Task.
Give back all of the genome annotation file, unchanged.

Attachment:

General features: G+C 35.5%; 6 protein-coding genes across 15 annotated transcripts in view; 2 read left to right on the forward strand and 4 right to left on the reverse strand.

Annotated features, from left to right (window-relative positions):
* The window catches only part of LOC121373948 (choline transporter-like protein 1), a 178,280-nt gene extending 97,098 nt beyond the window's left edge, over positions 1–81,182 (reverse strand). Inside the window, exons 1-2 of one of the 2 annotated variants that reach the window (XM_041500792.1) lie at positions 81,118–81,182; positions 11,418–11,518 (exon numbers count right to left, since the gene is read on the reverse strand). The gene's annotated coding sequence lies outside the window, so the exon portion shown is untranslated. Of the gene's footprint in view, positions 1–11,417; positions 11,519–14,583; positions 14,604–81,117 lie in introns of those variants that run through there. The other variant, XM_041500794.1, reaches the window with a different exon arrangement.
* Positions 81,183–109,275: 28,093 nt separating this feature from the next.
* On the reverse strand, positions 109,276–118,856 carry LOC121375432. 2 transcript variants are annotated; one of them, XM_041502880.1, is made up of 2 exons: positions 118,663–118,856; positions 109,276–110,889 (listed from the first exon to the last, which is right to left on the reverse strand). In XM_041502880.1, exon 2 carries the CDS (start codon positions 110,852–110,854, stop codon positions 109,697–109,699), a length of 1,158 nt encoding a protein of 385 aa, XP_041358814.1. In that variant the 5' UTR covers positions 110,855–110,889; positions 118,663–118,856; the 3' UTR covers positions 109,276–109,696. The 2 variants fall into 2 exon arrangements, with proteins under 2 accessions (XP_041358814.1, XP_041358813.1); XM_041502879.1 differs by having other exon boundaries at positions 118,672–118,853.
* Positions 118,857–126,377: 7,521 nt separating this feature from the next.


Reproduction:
General features: G+C 35.5%; 6 protein-coding genes across 15 annotated transcripts in view; 2 read left to right on the forward strand and 4 right to left on the reverse strand.

Annotated features, from left to right (window-relative positions):
* The window catches only part of LOC121373948 (choline transporter-like protein 1), a 178,280-nt gene extending 97,098 nt beyond the window's left edge, over positions 1–81,182 (reverse strand). Inside the window, exons 1-2 of one of the 2 annotated variants that reach the window (XM_041500792.1) lie at positions 81,118–81,182; positions 11,418–11,518 (exon numbers count right to left, since the gene is read on the reverse strand). The gene's annotated coding sequence lies outside the window, so the exon portion shown is untranslated. Of the gene's footprint in view, positions 1–11,417; positions 11,519–14,583; positions 14,604–81,117 lie in introns of those variants that run through there. The other variant, XM_041500794.1, reaches the window with a different exon arrangement.
* Positions 81,183–109,275: 28,093 nt separating this feature from the next.
* On the reverse strand, positions 109,276–118,856 carry LOC121375432. 2 transcript variants are annotated; one of them, XM_041502880.1, is made up of 2 exons: positions 118,663–118,856; positions 109,276–110,889 (listed from the first exon to the last, which is right to left on the reverse strand). In XM_041502880.1, exon 2 carries the CDS (start codon positions 110,852–110,854, stop codon positions 109,697–109,699), a length of 1,158 nt encoding a protein of 385 aa, XP_041358814.1. In that variant the 5' UTR covers positions 110,855–110,889; positions 118,663–118,856; the 3' UTR covers positions 109,276–109,696. The 2 variants fall into 2 exon arrangements, with proteins under 2 accessions (XP_041358814.1, XP_041358813.1); XM_041502879.1 differs by having other exon boundaries at positions 118,672–118,853.
* Positions 118,857–126,377: 7,521 nt separating this feature from the next.